Now that baseball season has started, I’m reminded of the following anecdote from the autobiography of Oh Sadaharu, a legendary Japanese baseball player who still holds the record for career home runs with 868 (sorry, Barry).
Oh is well-known for his Flamingo Batting Stance, which had him coiled and standing on one leg at the plate (now with flipbook video). Less well-known is the story behind the stance, which was influenced by Aikido.
In this excerpt, Oh tells how he and Hiroshi Arakawa, his batting coach, came to consult with Ueshiba Sensei for the first time:
One day — or rather late one night — Arakawa-san confronted me as I was about to retire. “A discovery!” he said. He was waving a book in his hand. It was by yet another actor, the well-known Kikugoro. The celebrated performer had disclosed in his book that he had tried to incorporate Aikido into his own training. Specifically, what he sought from Aikido was the idea of ma, the space and/or time “in between.”
“This,” Arakawa-san said, was the “essense of what we are looking for. All that remains is to apply it. Now you may wonder how this is to be done? Here we have a chance, because we have a living example to learn from.”
He had me read a chapter of the book. This excerpt told of Kikugoro’s visit to the great Aikido Master Ueshiba Morihei Sensei. Kikugoro waited around and waited around until the Sensei would speak to him. He asked, “Sir, what is ma?”
To this, the great teacher coolly replied, “If that’s all you’ve got to ask me, you must be a lousy actor.”
I was puzzled. I handed the book back to Arakawa-san, with no idea as to what I was supposed to have drawn from it. He could barely contain himself.
“Can you imagine a guy saying something like that to Kikugoro!”
I nodded, still uncomprehending. “So?”
“So, the Sensei is a living master. He is there for us as well as Kikugoro. We will go to him.”
The first time I saw him, he was approaching eighty. His appearance and manner, though, were vigorous. He looked more like a fifteenth-century village elder than a master of the martial arts — that is, until he began to perform the movements he had perfected over a lifetime. When he finished his session, we spoke to him. It was Arakawa-san’s turn to play the straight man.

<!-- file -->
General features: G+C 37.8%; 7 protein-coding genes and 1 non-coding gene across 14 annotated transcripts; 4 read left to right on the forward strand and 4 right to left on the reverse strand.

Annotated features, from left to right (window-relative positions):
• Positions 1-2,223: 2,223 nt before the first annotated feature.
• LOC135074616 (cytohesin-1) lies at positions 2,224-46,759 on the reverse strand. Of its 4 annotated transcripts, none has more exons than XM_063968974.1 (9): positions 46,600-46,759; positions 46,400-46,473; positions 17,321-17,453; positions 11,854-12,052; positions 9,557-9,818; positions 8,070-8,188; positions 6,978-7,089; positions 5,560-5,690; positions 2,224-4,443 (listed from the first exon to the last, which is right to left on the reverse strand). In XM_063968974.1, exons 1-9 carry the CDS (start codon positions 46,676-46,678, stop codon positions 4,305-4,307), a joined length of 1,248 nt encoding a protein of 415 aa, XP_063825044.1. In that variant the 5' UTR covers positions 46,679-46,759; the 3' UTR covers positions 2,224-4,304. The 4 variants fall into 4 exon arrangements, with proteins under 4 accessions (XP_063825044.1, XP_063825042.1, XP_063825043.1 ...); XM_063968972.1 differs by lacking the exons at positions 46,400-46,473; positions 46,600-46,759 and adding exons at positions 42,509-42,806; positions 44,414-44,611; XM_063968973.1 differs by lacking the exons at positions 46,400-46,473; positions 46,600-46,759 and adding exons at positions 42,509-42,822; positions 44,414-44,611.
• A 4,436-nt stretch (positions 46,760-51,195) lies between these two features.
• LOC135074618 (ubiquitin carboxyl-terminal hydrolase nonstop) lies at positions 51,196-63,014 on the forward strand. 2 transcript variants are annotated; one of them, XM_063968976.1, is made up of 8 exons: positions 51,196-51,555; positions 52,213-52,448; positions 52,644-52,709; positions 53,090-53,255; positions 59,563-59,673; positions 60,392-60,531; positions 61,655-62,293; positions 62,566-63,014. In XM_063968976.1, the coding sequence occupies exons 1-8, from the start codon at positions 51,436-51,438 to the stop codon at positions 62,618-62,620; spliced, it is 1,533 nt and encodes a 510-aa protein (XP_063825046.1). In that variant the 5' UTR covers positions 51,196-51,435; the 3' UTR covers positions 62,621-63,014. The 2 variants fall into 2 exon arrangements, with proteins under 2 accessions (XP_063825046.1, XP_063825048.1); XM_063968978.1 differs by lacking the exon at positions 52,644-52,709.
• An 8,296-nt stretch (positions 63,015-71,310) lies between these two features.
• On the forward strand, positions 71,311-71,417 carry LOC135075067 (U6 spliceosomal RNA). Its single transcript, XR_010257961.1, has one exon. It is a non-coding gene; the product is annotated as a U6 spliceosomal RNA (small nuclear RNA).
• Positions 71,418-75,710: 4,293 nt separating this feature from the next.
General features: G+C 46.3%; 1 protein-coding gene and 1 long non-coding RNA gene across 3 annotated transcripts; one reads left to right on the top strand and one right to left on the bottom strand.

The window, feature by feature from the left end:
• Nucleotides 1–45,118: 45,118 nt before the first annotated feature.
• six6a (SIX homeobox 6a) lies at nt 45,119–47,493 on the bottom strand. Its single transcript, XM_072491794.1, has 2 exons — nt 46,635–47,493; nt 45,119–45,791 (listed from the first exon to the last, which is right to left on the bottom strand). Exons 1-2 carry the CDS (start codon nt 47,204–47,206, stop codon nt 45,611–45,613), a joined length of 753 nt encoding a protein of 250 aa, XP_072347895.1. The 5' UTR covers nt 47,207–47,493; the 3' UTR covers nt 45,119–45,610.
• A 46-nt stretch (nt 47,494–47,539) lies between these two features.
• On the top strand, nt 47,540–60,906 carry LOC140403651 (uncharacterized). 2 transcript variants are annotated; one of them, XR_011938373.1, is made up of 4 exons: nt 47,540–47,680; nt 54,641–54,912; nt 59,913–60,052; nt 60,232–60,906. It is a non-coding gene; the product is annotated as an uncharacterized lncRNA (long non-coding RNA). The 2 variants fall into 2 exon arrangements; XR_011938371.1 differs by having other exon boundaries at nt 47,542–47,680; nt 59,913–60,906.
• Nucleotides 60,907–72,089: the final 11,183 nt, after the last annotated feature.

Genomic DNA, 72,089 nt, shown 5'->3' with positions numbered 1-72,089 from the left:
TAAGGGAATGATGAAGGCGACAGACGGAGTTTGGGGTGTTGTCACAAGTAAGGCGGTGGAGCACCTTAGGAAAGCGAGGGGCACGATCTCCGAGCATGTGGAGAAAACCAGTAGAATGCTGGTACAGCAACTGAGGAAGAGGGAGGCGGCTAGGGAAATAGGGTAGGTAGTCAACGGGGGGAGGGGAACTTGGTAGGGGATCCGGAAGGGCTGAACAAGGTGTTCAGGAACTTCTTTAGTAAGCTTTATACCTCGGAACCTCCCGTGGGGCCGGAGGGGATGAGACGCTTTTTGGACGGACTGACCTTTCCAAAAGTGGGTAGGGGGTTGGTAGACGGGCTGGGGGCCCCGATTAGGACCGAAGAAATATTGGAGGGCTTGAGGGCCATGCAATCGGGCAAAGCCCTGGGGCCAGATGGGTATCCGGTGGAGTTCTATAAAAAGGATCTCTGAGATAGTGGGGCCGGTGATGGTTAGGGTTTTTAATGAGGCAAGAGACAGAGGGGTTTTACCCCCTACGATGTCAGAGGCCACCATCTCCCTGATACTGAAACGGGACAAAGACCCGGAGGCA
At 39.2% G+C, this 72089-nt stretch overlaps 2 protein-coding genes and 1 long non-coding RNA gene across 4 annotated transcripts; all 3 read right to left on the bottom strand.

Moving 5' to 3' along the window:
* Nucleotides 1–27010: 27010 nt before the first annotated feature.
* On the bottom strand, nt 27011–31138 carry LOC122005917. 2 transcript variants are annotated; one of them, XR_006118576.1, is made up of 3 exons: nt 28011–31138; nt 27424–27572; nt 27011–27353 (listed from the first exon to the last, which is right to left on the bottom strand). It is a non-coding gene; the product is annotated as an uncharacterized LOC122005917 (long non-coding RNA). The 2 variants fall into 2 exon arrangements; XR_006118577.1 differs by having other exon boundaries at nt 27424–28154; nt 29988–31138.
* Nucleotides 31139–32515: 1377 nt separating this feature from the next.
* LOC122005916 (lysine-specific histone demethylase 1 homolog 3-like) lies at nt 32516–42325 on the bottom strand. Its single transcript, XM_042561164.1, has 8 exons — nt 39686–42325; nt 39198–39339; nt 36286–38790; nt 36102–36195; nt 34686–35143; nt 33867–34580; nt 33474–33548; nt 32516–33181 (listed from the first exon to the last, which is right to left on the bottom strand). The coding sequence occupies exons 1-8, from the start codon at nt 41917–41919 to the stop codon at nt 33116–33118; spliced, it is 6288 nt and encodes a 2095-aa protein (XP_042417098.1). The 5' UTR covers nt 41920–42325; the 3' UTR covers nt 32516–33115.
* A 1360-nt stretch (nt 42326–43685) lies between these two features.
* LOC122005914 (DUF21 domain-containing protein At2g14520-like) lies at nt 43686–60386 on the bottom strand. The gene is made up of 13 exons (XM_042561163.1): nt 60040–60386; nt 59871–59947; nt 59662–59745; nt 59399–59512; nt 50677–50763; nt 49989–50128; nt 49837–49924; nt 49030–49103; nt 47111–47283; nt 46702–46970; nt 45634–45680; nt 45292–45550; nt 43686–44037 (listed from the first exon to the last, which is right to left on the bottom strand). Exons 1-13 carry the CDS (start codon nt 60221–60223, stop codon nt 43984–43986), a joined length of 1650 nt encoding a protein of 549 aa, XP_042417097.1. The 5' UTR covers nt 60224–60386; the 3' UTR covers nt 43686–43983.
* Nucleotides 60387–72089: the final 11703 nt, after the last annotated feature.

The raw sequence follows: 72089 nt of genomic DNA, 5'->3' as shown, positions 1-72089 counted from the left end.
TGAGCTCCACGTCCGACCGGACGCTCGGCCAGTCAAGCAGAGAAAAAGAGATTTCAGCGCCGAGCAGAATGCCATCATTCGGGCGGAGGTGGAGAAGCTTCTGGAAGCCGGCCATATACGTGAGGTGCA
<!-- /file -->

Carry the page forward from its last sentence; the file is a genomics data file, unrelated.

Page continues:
“What is ma?” he asked, deliberately echoing Kikugoro. But the Sensei answered him differently.
“Ma exists because there is an opponent.”
“I understand,” Arakawa-san said. This seemed to jibe with something he was thinking. He took me by the elbow.
“You see,” he said to to me, “in the case of baseball it would be the pitcher and batter. The one exists for the other; they are caught, both, in the ma of the moment. The pitcher tries in that instance of time and space to throw off a batter’s timing; the batter tries to outwit the pitcher. The two are struggling to take advantage of the ma that exists between them. That’s what makes baseball so extraordinarily difficult.”
The Sensei looked at both of us as if we were crazy men. His eyes seemed to darken, and he turned them on Arakawa-san. He remained silent for a moment, then said:
“I will tell you something, you’re a lousy teacher!”
I tried not to smile as I saw Arakawa-san lower his head, bowed with almost the same words that had been heaped on Kikugoro.
“You see, you’re no good when thinking of ma,” Ueshiba Sensei continued. “Ma is there because the opponent is there. If you don’t like that situation, all you have to do is eliminate the ma between you and the opponent. That is the real task. To eliminate the ma. Make the opponent yours. Absorb and incorporate his thinking into your own. Become one with him so you know him perfectly and can be one step ahead of his every movement.”